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Archive for the ‘North Bay’ Category

These are some shots taken with my trusty digital. Most are of San Francisco. Some are nice photos of a fog-shrouded Golden Gate Bridge. A couple were taken in other parts of the Bay Area. Enjoy.

This shot was taken from the green hills of the Marin Headlands. The Marin County Tower of the Golden Gate Bridge is at the upper left. The San Francisco Tower is barely visible above the fog line at the upper right.

This one was taken from the end of Marine Drive at the base of the Golden Gate Bridge. Thanks to my buddy, who was an army photographer during Vietnam, I managed a decent composition after several tries. The real view was overwhelming.

This beautiful panorama of the City of San Francisco was taken from the Twin Peaks lookout. The business district with its tall buildings glistens across the top while residential areas rise toward Twin Peaks. Market Street, San Francisco’s “main drag,” splits the City from mid-right to the San Francisco Bay in the distance.

A rather hazy shot of the San Francisco Bay Bridge and parts of San Francisco taken from Coit Tower, one of San Francisco’s premier landmarks. We were out and about early, and the haze as we looked into the sun obscured sharp details.

A part of San Francisco as seen from the Bay Bridge, with Coit Tower in the Upper right corner. Notice the artistic composition of the roadway and the bridge barrier. Even concrete looks good in the Bay Area.

This was my last shot of the day, the restored Benicia train station. Benicia is a quaint little town at the North end of the Benecia-Martinez Bridge, one of two that span the Carquinez Strait. I used to cross the bridge regularly on my way from Novato to Pinole. In the 1800’s, Benicia was briefly the capital of the State of California. I’d swear the old town hasn’t changed. If you look closely, you might spot me taking this picture.

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When the story first broke, I wasn’t paying a lot of attention to CNN News. CNN is the news outlet after all that continually flashes “Breaking News” or something similar across the ticker at the bottom of the screen. Every thing is “breaking” or “developing.” My mind numbs itself in self defense.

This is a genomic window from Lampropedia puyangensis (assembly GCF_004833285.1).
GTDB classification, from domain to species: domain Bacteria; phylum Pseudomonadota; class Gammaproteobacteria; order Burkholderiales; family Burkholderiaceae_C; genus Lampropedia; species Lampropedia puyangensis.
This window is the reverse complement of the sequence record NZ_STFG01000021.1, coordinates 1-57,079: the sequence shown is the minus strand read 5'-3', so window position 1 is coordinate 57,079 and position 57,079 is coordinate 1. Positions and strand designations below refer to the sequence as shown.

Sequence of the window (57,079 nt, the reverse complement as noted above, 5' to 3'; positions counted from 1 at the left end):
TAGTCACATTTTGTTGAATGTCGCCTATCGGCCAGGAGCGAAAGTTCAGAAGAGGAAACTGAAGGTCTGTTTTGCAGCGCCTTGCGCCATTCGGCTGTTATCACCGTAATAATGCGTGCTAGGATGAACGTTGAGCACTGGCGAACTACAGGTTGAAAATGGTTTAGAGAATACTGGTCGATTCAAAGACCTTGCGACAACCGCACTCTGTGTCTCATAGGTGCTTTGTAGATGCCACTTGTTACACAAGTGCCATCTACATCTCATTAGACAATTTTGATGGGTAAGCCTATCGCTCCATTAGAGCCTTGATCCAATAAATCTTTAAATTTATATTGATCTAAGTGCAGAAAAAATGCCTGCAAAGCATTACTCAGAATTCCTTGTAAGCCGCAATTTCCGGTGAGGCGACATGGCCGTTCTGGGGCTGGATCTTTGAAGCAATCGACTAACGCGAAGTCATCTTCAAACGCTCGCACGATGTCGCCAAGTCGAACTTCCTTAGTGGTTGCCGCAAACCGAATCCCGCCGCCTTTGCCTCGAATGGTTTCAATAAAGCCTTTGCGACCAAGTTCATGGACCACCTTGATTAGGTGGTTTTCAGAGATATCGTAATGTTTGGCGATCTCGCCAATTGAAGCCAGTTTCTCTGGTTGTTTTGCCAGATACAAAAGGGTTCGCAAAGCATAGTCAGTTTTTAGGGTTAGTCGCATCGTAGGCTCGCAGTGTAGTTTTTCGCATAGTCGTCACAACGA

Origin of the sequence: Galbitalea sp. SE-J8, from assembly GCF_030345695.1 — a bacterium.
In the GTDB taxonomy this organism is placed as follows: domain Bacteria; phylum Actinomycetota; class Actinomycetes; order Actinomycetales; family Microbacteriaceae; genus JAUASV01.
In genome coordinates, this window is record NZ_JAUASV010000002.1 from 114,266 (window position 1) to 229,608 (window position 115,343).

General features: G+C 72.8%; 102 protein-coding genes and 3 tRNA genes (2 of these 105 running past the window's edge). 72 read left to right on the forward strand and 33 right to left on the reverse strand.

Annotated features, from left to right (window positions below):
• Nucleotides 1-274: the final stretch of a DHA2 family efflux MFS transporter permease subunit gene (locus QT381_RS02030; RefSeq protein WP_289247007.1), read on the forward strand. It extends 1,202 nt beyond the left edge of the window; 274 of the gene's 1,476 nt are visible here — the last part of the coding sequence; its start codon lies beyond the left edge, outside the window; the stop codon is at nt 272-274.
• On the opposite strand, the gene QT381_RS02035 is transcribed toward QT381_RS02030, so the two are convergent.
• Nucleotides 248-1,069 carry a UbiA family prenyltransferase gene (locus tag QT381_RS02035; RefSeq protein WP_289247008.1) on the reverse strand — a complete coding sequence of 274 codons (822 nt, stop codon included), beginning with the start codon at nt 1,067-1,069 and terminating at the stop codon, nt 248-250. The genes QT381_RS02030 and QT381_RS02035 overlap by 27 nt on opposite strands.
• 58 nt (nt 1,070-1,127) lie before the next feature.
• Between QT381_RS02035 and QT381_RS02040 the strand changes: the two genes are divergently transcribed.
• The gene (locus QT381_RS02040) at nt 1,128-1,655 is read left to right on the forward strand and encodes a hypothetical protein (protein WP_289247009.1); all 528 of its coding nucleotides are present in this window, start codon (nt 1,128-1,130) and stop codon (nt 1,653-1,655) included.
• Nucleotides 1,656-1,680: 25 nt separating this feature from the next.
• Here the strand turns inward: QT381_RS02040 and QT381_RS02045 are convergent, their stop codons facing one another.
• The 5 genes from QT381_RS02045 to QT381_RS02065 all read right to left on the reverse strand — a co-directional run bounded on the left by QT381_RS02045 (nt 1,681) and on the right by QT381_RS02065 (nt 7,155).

But then something caught my attention. I heard the words “Richmond High School.” There are other Richmonds in the U.S., including Richmond, Virginia. I went back to my latest issue of Country Weekly magazine.

As I read, I heard the announcer, I think it was Kyra Phillips, mention California. My ears perked up. The gang rape occurred on the grounds of Richmond High School, Richmond, California. Once upon a time, I attended that very high school. My tenure there was brief, but still, things stick in the mind.

Richmond when I lived there was a classic All-American town, or perhaps I should say a classic California town. However, I’ve lived in many towns and the habits of teens weren’t substantially different from the habits of Richmond’s teens.

In Richmond, as in Cotton Plant, Arkansas, cars were a big deal, and every Saturday night, McDonald Avenue, Richmond’s main drag, would be lined with cars full of kids dragging the street from 23rd Street in the east to the train depot at the west end of town.

If the kids weren’t tooling up and down shouting at one another or at a gaggle of girls walking along the street toward the movie, they were parked in or just idling in any available spot near a drive-in with real live and often good-looking girls taking and delivering orders.

If you want to get a good idea of Richmond then, watch the movie American Graffiti. The movie wasn’t filmed in Richmond but in several nearby towns like Petaluma (the primary filming location), Pinole, Concord, Larkspur, Mill Valley, and San Francisco.